Among those rounded up was top Barisan Sosialis leader Lim Chin Siong.

    The islandwide crackdown, reportedly a continuation of security operations mounted since 1948 to contain the Communist Party of Malaya (CPM), shattered the underground communist network in Singapore.

    A Straits Times report at the time said the operation was "aimed at preventing subversives from establishing a 'communist Cuba' in Singapore and mounting violence just before Malaysia". That was in reference to the merger of Singapore with the Federation of Malaya, Sabah and Sarawak to form Malaysia, which took place on Sept 16, 1963.

    As the communist threat faded over the years, many of the detainees were released and went on to lead quiet lives.

    Some had been detained for more than 15 years.

    In recent years, Operation Coldstore has become the subject of debate, with former detainees such as Dr Poh Soo Kai alleging that the crackdown was politically motivated.

    Historians such as Dr Hong Lysa have made similar claims.

    In a bid to shed new light on Singapore's political developments in the 1960s, researchers have based their work on confidential records of the British colonial authorities that were declassified in the past decade or so.

    The Government has said the arrests were justified as the CPM was a major security threat.

    The CPM's secretary-general Chin Peng had said in his memoirs that Operation Coldstore broke up the party's underground network throughout the island.

Dr Thum also said that much of his research was based on documents from the Special Branch, the agency that preceded the Internal Security Department.

"According to Special Branch records, there was no sustained communist underground conspiracy after 1953, 1954 or so because it had been heavily smashed," said Dr Thum.

Mr Shanmugam told Dr Thum that his interpretation of those documents was flawed, and that even if there had not been any instructions for violent action from the CPM leaders, it did not mean there was no communist conspiracy among the lower levels of the organisation.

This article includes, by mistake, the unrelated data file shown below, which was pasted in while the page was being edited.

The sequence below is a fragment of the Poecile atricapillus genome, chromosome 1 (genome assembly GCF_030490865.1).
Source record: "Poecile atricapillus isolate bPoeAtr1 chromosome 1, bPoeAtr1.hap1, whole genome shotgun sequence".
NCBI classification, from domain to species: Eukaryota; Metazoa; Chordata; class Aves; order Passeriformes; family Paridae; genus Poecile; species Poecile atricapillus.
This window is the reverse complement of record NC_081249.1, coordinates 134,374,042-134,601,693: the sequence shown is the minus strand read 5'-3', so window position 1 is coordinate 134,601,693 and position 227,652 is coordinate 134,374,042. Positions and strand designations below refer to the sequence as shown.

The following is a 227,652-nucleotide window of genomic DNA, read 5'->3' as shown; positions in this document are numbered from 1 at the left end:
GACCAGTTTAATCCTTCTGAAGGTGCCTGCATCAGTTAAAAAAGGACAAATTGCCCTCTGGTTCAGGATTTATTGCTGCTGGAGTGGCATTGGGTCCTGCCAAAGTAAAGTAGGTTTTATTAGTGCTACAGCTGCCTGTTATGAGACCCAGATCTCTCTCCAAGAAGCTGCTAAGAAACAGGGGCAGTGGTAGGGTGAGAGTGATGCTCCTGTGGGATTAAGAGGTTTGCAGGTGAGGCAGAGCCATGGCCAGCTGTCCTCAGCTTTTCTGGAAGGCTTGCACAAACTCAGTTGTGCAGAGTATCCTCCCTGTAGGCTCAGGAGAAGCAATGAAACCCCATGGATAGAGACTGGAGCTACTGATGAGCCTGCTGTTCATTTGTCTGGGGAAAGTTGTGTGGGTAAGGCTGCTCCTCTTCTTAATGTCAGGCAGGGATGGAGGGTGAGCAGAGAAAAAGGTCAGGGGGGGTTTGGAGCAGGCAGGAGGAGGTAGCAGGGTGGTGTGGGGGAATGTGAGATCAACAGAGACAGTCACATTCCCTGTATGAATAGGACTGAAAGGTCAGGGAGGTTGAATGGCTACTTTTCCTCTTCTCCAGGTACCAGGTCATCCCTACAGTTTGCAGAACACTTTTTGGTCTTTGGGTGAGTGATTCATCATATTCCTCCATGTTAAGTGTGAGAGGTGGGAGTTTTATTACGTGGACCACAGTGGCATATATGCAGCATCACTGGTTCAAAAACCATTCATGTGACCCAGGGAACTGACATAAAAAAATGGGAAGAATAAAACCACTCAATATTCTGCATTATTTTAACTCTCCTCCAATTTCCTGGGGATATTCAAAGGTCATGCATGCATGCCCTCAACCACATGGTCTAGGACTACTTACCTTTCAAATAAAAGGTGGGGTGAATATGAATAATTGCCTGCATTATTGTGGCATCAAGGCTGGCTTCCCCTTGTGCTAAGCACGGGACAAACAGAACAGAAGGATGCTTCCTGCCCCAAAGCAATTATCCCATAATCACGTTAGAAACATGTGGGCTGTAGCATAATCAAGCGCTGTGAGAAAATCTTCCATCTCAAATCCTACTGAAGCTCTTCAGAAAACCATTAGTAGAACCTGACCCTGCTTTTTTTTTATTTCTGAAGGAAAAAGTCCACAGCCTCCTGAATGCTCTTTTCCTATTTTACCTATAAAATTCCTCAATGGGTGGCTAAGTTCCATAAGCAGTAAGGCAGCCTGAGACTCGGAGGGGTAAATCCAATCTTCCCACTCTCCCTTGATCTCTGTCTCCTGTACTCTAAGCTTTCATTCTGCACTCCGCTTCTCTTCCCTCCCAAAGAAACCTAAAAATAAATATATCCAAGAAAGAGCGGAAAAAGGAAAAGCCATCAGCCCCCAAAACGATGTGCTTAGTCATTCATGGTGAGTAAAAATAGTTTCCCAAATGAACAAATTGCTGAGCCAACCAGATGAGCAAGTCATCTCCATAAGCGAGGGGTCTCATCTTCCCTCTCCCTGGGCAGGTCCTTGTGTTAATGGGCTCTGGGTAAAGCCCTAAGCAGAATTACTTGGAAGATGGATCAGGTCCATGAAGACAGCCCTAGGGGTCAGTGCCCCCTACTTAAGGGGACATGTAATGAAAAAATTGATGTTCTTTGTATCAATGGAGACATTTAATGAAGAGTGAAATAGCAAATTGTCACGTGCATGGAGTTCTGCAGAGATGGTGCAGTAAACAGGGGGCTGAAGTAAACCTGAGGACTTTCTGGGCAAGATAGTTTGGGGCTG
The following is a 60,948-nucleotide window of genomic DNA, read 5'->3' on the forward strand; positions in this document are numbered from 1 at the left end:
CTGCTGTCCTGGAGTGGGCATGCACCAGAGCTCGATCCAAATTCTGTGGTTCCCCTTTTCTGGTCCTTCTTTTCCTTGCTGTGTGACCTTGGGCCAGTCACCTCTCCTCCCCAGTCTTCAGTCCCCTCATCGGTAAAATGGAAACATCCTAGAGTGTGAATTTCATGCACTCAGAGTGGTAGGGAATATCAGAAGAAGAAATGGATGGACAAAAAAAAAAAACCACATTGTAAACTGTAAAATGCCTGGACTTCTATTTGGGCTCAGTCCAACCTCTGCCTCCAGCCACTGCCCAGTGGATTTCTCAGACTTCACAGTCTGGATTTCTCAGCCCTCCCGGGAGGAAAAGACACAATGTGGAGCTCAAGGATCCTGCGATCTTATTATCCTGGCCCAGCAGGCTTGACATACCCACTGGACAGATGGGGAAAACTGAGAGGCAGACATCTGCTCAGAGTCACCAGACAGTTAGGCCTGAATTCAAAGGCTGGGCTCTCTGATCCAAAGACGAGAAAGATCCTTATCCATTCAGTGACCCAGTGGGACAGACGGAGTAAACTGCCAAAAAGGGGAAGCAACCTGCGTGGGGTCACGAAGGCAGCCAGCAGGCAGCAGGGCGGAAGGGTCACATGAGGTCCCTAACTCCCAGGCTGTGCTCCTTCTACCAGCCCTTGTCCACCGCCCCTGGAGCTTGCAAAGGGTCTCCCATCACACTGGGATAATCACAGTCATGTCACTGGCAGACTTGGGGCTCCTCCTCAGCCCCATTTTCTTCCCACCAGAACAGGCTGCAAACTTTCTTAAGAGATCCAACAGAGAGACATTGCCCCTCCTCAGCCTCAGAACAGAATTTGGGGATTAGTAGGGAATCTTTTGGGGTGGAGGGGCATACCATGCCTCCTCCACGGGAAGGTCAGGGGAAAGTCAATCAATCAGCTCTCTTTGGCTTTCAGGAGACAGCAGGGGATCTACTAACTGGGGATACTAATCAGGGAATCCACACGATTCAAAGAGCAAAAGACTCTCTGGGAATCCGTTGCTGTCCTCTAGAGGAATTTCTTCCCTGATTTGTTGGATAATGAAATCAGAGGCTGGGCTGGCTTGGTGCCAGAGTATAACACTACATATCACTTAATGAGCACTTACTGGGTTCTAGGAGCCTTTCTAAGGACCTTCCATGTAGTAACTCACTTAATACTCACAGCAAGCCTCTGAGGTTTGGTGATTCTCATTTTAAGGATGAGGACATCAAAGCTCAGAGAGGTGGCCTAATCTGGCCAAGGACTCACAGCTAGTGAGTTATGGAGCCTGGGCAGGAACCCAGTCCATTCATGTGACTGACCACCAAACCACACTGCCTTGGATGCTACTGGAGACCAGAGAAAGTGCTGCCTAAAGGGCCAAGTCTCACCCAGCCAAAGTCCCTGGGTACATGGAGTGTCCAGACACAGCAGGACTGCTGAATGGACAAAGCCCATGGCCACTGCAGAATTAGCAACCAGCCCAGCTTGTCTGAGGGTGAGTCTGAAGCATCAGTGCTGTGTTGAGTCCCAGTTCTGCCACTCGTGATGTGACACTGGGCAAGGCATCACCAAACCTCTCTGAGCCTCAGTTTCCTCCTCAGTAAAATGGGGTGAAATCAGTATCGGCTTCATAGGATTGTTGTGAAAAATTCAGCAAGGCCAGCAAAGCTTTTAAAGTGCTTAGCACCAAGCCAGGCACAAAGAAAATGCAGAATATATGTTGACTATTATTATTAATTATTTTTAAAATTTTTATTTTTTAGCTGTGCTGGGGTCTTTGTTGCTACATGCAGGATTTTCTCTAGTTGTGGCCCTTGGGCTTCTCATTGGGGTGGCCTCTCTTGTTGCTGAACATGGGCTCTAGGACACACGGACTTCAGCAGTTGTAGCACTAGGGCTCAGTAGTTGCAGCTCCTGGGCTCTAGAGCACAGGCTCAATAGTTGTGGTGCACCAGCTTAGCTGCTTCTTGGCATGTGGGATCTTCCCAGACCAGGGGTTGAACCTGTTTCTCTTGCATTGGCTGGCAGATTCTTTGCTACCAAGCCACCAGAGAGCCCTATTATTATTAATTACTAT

For example, Dr Thum noted that Special Branch papers showed that several communists arrested after the Hock Lee bus riots said they had nothing to do with organising it. While there was a communist presence in Singapore at the time, he argued, there was no organised conspiracy to mount violent acts.

Mr Shanmugam countered that there may have been specific groups of CPM cadres who were organising actions, such as the bus riots, without instructions from the top.

"The ultimate Marxist-Leninist aim of having a united front organisation that would infiltrate a variety of trade unions, middle schools, political parties on the road to struggle was completely in place," he said.

"Operational difficulties meant that on specific occasions there were no instructions given for specific actions. In fact... the cadres took it on themselves to go and do a lot. That doesn't prove there's no conspiracy."

He also put to Dr Thum that his views on communism, the Communist United Front and Operation Coldstore were contradicted "by the most reliable evidence".

"It ignores evidence which you don't like. You ignore and suppress what is inconvenient and in your writings you present quite an untrue picture," Mr Shanmugam said.

Dr Thum replied: "I disagree."

He pointed out that since his paper's publication in 2013, it has been peer-reviewed and "thus far no historian has... contradicted the central thrust of my work".

After 51/2 hours of the hearing, the committee took a five-minute break. Mr Shanmugam ended his questioning of Dr Thum about 20 minutes after the sitting resumed. The other members of the Select Committee did not have any questions for Dr Thum.

In his written submission to the committee, Dr Thum said that fake news has not had much of an impact in Singapore, save for one major exception: Operation Coldstore.

"Beginning with Operation Coldstore in 1963, politicians have told Singaporeans that people were being detained without trial on national security grounds due to involvement with radical communist conspiracies to subvert the state," he wrote.

"Declassified documents have proven this to be a lie," he said. "Operation Coldstore was conducted for political purposes, and there was no evidence that the detainees of Operation Coldstore were involved in any conspiracy to subvert the government."

Among other things, he called for the repeal or review of the Newspaper and Printing Presses Act, the Sedition Act and Section 298 of the Penal Code, which criminalises the deliberate intention of wounding the religious or racial feelings of any person.

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A version of this article appeared in the print edition of The Straits Times on March 30, 2018, with the headline 'Minister grills researcher, says he is not an objective historian'. Print Edition | Subscribe